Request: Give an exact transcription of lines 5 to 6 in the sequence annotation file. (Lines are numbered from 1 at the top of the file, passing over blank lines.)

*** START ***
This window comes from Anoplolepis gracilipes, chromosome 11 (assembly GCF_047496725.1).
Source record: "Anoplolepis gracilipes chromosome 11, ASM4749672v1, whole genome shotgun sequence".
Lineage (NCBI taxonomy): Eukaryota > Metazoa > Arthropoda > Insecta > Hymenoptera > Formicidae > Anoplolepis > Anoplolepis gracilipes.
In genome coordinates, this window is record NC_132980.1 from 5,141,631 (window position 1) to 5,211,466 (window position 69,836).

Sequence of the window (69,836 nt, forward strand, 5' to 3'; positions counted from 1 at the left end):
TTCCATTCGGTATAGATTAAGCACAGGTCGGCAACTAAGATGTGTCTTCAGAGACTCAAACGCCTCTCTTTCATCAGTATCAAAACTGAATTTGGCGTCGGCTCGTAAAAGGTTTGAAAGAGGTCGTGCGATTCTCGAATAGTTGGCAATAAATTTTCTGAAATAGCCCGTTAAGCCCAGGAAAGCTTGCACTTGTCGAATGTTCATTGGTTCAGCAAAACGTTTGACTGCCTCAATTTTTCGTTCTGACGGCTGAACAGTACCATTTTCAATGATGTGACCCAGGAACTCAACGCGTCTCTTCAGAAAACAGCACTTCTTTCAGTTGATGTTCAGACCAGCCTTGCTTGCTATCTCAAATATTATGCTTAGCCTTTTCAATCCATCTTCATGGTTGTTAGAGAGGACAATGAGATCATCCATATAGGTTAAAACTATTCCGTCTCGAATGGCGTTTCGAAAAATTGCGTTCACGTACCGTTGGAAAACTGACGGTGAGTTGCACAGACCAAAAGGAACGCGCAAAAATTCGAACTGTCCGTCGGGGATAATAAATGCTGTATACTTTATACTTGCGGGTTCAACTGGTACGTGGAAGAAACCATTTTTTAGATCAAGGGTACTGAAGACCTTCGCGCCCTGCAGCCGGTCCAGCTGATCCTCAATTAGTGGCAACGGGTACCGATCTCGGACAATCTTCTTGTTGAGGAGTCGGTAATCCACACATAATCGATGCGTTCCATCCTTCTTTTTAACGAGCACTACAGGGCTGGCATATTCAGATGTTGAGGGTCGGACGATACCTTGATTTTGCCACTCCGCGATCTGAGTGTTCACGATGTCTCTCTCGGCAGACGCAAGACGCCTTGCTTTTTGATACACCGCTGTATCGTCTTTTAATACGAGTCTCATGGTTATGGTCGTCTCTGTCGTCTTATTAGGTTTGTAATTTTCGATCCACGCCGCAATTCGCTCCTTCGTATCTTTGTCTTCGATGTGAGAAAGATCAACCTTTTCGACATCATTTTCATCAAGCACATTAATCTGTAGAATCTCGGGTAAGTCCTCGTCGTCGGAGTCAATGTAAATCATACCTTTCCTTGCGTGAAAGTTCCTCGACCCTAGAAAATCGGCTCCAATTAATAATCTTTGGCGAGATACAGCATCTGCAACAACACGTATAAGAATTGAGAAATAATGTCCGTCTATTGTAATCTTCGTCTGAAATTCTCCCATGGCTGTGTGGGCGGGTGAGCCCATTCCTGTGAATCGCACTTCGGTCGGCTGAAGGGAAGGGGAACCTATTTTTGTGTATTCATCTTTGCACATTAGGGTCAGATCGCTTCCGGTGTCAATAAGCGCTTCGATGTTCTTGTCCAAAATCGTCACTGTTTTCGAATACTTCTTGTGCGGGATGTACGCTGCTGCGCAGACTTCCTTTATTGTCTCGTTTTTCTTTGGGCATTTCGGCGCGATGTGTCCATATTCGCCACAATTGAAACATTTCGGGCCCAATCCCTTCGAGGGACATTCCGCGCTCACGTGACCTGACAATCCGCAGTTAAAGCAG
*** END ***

Sequence of the window (69,836 nt, forward strand, 5' to 3'; positions counted from 1 at the left end):
TTCCATTCGGTATAGATTAAGCACAGGTCGGCAACTAAGATGTGTCTTCAGAGACTCAAACGCCTCTCTTTCATCAGTATCAAAACTGAATTTGGCGTCGGCTCGTAAAAGGTTTGAAAGAGGTCGTGCGATTCTCGAATAGTTGGCAATAAATTTTCTGAAATAGCCCGTTAAGCCCAGGAAAGCTTGCACTTGTCGAATGTTCATTGGTTCAGCAAAACGTTTGACTGCCTCAATTTTTCGTTCTGACGGCTGAACAGTACCATTTTCAATGATGTGACCCAGGAACTCAACGCGTCTCTTCAGAAAACAGCACTTCTTTCAGTTGATGTTCAGACCAGCCTTGCTTGCTATCTCAAATATTATGCTTAGCCTTTTCAATCCATCTTCATGGTTGTTAGAGAGGACAATGAGATCATCCATATAGGTTAAAACTATTCCGTCTCGAATGGCGTTTCGAAAAATTGCGTTCACGTACCGTTGGAAAACTGACGGTGAGTTGCACAGACCAAAAGGAACGCGCAAAAATTCGAACTGTCCGTCGGGGATAATAAATGCTGTATACTTTATACTTGCGGGTTCAACTGGTACGTGGAAGAAACCATTTTTTAGATCAAGGGTACTGAAGACCTTCGCGCCCTGCAGCCGGTCCAGCTGATCCTCAATTAGTGGCAACGGGTACCGATCTCGGACAATCTTCTTGTTGAGGAGTCGGTAATCCACACATAATCGATGCGTTCCATCCTTCTTTTTAACGAGCACTACAGGGCTGGCATATTCAGATGTTGAGGGTCGGACGATACCTTGATTTTGCCACTCCGCGATCTGAGTGTTCACGATGTCTCTCTCGGCAGACGCAAGACGCCTTGCTTTTTGATACACCGCTGTATCGTCTTTTAATACGAGTCTCATGGTTATGGTCGTCTCTGTCGTCTTATTAGGTTTGTAATTTTCGATCCACGCCGCAATTCGCTCCTTCGTATCTTTGTCTTCGATGTGAGAAAGATCAACCTTTTCGACATCATTTTCATCAAGCACATTAATCTGTAGAATCTCGGGTAAGTCCTCGTCGTCGGAGTCAATGTAAATCATACCTTTCCTTGCGTGAAAGTTCCTCGACCCTAGAAAATCGGCTCCAATTAATAATCTTTGGCGAGATACAGCATCTGCAACAACACGTATAAGAATTGAGAAATAATGTCCGTCTATTGTAATCTTCGTCTGAAATTCTCCCATGGCTGTGTGGGCGGGTGAGCCCATTCCTGTGAATCGCACTTCGGTCGGCTGAAGGGAAGGGGAACCTATTTTTGTGTATTCATCTTTGCACATTAGGGTCAGATCGCTTCCGGTGTCAATAAGCGCTTCGATGTTCTTGTCCAAAATCGTCACTGTTTTCGAATACTTCTTGTGCGGGATGTACGCTGCTGCGCAGACTTCCTTTATTGTCTCGTTTTTCTTTGGGCATTTCGGCGCGATGTGTCCATATTCGCCACAATTGAAACATTTCGGGCCCAATCCCTTCGAGGGACATTCCGCGCTCACGTGACCTGACAATCCGCAGTTAAAGCAG